Assia Djebar’s novel Children of the New World – Les enfants du nouveau monde is set during the Algerian War of Independence or Algerian Revolution which lasted from 1954 – 1962. If you are not familiar with this war wikipedia gives a short overview. It was a so-called decolonization war between France and Algeria. The war was fought in many different ways, guerrilla warfare, maquis fighting, terrorism and extensive use of torture on both sides.
The war in Algeria is still controversial in France. While it is meanwhile called “a war” and not only a “pacification intervention” – or whatever euphemism was chosen at the time – many of the aspects of the war are still not spoken about openly. One of them being the “interrogation techniques”.
It was a complex war that ripped apart the Algerian society. I think Assia Djebar showed this well in her novel. She chose to write Children of the New World as a series of vignettes, each with the name of a protagonist as title. Upon closer inspection we see that these are not individual stories but that each is a piece of a puzzle forming a kaleidoscopic canvas, which is apt and nails the Algerian society of the time. This was a society that resembles a broken pot, still held together at the seams, but the cracks showed and covered it like spiderwebs, ready to burst at any moment.
I have read the one or the other critique of this book stating it wasn’t really about the war, which puzzles me no end. The war is everywhere in this book, in every page. Every relationship is influenced or distorted by it. Neither love nor parenthood, nor friendship, nor anything else is free of the war’s influence.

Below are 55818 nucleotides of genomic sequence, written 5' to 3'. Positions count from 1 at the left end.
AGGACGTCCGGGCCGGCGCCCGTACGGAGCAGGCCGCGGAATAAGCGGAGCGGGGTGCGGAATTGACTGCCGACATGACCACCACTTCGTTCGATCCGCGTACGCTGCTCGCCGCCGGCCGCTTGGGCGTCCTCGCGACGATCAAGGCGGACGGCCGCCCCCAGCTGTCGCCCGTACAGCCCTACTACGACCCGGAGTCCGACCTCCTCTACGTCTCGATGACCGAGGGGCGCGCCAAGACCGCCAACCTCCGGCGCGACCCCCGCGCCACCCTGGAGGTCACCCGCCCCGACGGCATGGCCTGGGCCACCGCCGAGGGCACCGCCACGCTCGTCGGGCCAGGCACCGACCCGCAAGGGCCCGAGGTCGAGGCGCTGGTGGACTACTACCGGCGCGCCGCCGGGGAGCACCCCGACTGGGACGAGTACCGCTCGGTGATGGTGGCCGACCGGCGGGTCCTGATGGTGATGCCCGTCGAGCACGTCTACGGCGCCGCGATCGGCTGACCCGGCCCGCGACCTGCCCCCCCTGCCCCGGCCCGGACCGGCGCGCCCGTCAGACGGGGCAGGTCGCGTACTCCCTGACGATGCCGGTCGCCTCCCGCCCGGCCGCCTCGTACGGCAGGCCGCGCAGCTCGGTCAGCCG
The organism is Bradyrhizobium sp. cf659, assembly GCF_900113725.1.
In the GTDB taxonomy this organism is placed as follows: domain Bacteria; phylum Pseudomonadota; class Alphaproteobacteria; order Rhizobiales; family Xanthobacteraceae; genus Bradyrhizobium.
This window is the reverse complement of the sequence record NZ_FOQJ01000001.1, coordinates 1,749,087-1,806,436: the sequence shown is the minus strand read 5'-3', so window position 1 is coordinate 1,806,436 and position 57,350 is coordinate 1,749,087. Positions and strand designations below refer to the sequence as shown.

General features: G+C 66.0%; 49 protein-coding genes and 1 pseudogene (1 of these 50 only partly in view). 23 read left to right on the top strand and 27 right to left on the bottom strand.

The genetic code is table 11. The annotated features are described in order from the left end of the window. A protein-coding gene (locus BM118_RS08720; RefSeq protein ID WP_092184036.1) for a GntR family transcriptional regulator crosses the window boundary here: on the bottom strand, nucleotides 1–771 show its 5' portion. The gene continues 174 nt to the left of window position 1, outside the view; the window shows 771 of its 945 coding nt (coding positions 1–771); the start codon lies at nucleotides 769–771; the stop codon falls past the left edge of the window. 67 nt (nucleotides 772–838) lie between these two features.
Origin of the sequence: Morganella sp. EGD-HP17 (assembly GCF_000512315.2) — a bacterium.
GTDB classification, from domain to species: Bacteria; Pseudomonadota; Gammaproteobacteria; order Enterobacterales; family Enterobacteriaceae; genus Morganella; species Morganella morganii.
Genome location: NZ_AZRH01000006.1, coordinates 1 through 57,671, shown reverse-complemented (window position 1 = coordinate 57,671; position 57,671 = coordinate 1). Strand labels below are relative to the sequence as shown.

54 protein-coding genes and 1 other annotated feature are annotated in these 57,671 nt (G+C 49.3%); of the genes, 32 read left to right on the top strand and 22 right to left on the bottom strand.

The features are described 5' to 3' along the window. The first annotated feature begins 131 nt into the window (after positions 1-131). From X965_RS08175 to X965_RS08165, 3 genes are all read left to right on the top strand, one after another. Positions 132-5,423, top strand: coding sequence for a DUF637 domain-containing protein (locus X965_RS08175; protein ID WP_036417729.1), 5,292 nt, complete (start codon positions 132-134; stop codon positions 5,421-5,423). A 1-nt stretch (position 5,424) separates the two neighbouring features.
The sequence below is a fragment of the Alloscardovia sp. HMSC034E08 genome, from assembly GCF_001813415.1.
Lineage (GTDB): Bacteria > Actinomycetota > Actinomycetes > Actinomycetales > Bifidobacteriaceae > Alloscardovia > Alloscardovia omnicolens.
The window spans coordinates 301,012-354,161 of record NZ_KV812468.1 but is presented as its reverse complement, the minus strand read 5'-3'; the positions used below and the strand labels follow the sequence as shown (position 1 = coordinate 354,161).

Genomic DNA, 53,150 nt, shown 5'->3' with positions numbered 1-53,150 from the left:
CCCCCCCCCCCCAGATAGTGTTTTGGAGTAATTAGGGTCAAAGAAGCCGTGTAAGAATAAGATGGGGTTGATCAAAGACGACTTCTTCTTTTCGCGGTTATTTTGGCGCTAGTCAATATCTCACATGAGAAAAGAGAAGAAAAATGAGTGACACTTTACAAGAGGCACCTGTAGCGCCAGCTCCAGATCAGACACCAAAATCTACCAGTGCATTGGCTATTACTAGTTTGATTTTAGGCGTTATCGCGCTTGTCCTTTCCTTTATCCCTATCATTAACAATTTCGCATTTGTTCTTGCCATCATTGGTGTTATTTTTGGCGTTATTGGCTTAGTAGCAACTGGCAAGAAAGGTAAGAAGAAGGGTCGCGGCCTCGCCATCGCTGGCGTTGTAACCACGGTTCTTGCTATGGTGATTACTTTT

We don’t see the fighting, that takes place outside of the city, in the mountains, but the people see burning farms from afar, they see bombs fall and at the opening of the book, one falls on a house in the city, killing and old woman.
The book also shows how hostile this society was and how it was almost impossible to make a difference between enemies and allies. There were so many good and bad people on both sides. Not every Algerian was for the Algerian cause, not every French person was against it and many on both sides were against the use of torture and violence.
I have never read about any war in which torture was used this extensively. This becomes clear in the book too, although, mercifully, we find no descriptions, but we hear of people who don’t survive interrogations, of others who hear them scream in their own cells.
As said, the war is omnipresent in this book but Djebar transcends it and gives us more than just a society at war with itself and its oppressor. It shows a traditional society undergoing change and what this change means, notably for its women. I loved the many different descriptions of women’s lives. The diversity is amazing and in its best parts Djebar’s writing is as detailed as a documentary.
This was Assia Djebars third novel and it’s said that it’s not her best. I suppose that is correct as there are many structural problems. Djebar makes intense use of analepses , still I got the impression there were a lot of time-breaks that were not entirely wanted.
I’m curious and want to read another of her novels some day. She’s an interesting writer, with a raw unpolished force that I found quite refreshing.
For those of you interested in movies on the Algerian war – here’s a list that will also guide you to some of my reviews.
Children of the New World – Les enfants du nouveau monde was the seventh book in the Literature and War Readalong 2013. The next is the WWI novel Grey Souls aka Les âmes grises by French writer Philippe Claudel . Discussion starts on Friday 30 August, 2013. Further information on the Literature and War Readalong, including the book blurbs can be found here.